28.7

28.6

-0.1

29.0

28.5

-0.5

Employment and insurance:

All workers

7.3

7.3

0.0

9.1

9.8

0.7

Full-time/year-round workers

2.7

2.7

0.0

4.8

5.4

0.6

With private health insurance

4.8

5.2

0.4

7.5

8.2

0.7

With public health insurance, no private

37.6

34.1

-3.5

31.5

28.5

-3.0

Not insured

29.2

27.0

-2.2

30.5

29.1

-1.5

Geographic areas:

Metropolitan Statistical Areas (MSAs)

14.9

14.3

-0.6

16.6

15.9

-0.7

Non-metropolitan Areas

16.5

16.2

-0.3

12.8

13.2

0.4

West

15.3

14.8

-0.5

19.3

18.7

-0.6

South

16.8

16.2

-0.6

16.3

15.9

-0.4

Northeast

12.9

12.8

-0.1

14.5

14.3

-0.2

Midwest

14.0

13.0

-1.0

13.1

12.5

-0.6

Poverty by threshold:

0 — 50 % of the poverty threshold

6.8

6.5

-0.3

5.4

5.2

-0.2

50 — 100 % of the poverty threshold

8.4

8.1

-0.3

10.7

10.3

-0.4

100 — 200 % of the poverty threshold

18.8

19.4

0.6

31.8

31.4

-0.4

Data: U.S. Census Bureau, Current Population Survey, Annual Social and Economic Supplement, 2014

Note: Estimates for Black persons include those of Hispanic ethnicity.  Persons of Hispanic ethnicity may be of any race.  Beginning in 2002, estimates for Whites and Blacks are for persons reporting a single race only.  Persons who reported more than one race are included in the total for all persons but are not shown under any race category. .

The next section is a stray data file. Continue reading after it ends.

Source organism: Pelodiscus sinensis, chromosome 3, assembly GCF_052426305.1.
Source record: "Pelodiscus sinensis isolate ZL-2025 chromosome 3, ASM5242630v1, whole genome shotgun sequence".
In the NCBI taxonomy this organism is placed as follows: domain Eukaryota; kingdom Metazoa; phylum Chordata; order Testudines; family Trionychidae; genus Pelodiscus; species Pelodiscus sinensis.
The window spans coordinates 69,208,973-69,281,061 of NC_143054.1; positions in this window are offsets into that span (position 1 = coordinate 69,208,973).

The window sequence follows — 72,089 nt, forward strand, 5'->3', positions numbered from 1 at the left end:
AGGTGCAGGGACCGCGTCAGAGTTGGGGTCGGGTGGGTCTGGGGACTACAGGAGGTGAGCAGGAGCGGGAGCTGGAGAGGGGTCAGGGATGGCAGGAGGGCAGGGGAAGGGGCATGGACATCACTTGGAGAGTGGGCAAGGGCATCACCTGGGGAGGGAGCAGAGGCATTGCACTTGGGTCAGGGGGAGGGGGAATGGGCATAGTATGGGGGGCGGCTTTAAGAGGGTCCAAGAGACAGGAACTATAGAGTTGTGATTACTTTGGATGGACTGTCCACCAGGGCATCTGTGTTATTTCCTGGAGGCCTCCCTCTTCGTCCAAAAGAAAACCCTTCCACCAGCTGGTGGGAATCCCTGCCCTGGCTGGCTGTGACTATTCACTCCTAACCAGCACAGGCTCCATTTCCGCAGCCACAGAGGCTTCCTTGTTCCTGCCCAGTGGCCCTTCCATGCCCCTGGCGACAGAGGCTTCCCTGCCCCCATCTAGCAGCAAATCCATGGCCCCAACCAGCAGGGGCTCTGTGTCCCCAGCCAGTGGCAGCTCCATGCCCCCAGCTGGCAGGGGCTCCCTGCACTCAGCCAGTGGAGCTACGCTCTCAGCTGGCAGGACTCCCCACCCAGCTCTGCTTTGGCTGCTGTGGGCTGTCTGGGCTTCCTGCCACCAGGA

Source: U.S. Census Bureau, "The Research Supplemental Poverty Measure: 2013," Tables 1 & 6, Current Population Reports, Series P60-251.


  • Compared to the official poverty measure, the Research Supplemental Poverty Measure (SPM) makes changes to how income is measured by: counting the value of federal in-kind benefits available to satisfy basic food, clothing, shelter, and utility needs; subtracting income and payroll taxes; adding refundable tax credits received; and subtracting other necessary expenses such as the cost of child care, other work expenses, child support payments, and out-of pocket medical expenditures.
  • The SPM also makes changes to the poverty thresholds by: using the 33rd percentile of out-of-pocked expenditures on basic needs; varying thresholds based on home ownership/rental status; adjusting the thresholds for geographic differences in the cost of living; and using a five-year moving average of expenditures on basic needs to account for inflation and changes in expenditure patterns. The Census Bureau provides adjusted official poverty estimates (that include unrelated children under age 15) for the exclusive purpose of comparison with the Supplemental Poverty Measure.  Therefore the official poverty estimates may not match the SPM estimates.  See Appendix E for more details.

23 The U.S. Census Bureau developed the supplemental poverty measure based on the 2010 recommendations of an Interagency Technical Working Group, which drew on the earlier recommendations of the 1995 National Academy of Sciences Panel on Poverty and Family Assistance.